This course explores Africa's interactions with and influences on the international legal system. It will begin with an overview of select pre-colonial societies. From there, the course will investigate the international legal and political economy justifications of the slave trade. Next, we will study the legal processes of colonization and state formation, including the transplantation of imported legal systems. The course will then explore the international law doctrine of self-determination and its implications for African decolonization and self-rule during the early and formative periods of the United Nations. Finally, we will consider Africa's place in and influence on the global legal system from the post-independence period to the present through the prism of specific case studies to be selected jointly by students.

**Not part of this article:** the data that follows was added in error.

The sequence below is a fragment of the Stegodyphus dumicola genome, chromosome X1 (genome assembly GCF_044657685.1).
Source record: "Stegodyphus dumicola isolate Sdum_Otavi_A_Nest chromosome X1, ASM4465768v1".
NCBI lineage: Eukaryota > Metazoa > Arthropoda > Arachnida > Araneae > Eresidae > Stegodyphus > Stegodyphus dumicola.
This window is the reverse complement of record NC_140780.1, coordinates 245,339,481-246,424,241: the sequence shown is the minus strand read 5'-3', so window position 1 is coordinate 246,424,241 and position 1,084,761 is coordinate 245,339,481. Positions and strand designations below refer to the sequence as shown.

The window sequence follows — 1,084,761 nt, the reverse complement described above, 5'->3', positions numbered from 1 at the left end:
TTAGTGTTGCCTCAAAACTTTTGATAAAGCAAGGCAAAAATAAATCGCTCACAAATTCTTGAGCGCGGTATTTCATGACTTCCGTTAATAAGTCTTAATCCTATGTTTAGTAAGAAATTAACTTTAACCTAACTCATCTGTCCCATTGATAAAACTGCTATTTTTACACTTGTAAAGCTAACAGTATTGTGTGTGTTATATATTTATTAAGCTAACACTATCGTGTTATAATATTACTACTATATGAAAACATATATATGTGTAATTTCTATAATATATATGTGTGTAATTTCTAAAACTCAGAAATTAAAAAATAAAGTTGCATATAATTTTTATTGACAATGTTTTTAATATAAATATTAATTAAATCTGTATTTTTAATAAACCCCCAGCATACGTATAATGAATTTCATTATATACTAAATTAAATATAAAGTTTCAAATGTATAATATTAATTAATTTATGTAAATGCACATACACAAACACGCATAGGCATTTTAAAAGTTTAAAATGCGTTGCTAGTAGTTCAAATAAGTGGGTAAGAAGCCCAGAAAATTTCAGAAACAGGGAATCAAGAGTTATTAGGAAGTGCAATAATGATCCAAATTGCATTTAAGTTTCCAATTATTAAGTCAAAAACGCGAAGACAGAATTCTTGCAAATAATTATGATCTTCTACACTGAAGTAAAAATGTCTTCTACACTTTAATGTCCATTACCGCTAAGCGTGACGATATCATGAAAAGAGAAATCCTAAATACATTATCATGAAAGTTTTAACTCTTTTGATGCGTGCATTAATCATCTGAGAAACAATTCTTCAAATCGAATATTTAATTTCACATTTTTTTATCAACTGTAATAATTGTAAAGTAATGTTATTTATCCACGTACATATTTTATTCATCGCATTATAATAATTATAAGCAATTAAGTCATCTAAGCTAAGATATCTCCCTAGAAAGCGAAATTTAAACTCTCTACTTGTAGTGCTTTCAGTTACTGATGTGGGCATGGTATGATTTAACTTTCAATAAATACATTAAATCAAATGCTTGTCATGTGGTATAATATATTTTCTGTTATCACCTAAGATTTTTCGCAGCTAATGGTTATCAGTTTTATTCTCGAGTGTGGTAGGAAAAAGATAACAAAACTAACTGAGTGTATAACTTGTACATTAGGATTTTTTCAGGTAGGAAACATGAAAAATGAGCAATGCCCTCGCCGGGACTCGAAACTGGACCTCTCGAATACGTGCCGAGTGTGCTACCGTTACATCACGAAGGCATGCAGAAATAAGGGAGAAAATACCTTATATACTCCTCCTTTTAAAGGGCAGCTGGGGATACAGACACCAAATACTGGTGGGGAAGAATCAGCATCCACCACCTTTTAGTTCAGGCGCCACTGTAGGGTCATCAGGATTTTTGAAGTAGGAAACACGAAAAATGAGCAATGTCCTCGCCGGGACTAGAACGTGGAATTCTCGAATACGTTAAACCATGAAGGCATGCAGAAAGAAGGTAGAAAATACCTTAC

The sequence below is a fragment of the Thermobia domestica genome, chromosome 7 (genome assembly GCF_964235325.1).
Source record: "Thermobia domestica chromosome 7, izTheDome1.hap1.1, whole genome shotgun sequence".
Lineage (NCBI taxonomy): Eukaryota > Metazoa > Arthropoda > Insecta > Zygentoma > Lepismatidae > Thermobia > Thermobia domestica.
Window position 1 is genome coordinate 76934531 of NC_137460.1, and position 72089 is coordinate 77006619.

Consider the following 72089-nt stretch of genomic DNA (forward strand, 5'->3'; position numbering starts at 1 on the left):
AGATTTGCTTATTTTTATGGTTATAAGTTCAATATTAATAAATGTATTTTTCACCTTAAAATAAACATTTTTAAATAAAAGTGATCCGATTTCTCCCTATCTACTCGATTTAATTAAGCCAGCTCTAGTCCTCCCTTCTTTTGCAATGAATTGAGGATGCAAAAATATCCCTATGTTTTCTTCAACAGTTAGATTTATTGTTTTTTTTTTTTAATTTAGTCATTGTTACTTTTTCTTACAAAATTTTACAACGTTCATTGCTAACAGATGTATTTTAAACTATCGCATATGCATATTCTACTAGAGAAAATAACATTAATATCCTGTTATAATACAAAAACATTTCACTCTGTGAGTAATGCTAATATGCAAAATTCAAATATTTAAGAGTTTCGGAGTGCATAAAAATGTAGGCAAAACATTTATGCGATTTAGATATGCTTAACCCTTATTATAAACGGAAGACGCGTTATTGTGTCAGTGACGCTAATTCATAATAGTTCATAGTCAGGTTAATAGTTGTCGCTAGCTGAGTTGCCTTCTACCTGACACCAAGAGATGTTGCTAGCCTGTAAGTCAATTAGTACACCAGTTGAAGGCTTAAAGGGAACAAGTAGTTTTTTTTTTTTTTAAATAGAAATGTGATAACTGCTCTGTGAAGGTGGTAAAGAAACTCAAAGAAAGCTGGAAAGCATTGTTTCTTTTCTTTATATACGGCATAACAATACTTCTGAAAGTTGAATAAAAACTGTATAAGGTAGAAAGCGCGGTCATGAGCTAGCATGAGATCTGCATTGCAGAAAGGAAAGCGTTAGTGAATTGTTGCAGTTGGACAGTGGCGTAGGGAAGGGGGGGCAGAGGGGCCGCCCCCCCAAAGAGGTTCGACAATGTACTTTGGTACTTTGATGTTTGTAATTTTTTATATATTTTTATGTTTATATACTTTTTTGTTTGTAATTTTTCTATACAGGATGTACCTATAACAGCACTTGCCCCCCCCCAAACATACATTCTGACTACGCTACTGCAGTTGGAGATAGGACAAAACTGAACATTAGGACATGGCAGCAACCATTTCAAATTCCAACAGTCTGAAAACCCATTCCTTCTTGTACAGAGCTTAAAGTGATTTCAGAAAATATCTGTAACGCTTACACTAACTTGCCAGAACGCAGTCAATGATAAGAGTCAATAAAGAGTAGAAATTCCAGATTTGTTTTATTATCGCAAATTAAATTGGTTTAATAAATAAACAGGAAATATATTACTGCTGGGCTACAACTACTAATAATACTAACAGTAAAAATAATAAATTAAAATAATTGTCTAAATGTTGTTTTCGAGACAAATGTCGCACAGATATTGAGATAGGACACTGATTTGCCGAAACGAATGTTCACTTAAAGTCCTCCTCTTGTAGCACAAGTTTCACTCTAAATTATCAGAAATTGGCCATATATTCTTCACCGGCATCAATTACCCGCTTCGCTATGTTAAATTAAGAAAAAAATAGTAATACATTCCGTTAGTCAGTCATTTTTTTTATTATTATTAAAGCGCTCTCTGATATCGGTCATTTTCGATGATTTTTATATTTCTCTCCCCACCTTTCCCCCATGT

The course assumes no prior knowledge and/or personal experience of Africa. Requirements include regular participation in class discussions and completion of a joint research project.
For details on class times, days of the week, instructors, and grading and exam details, please view the Michigan Law Class Schedule.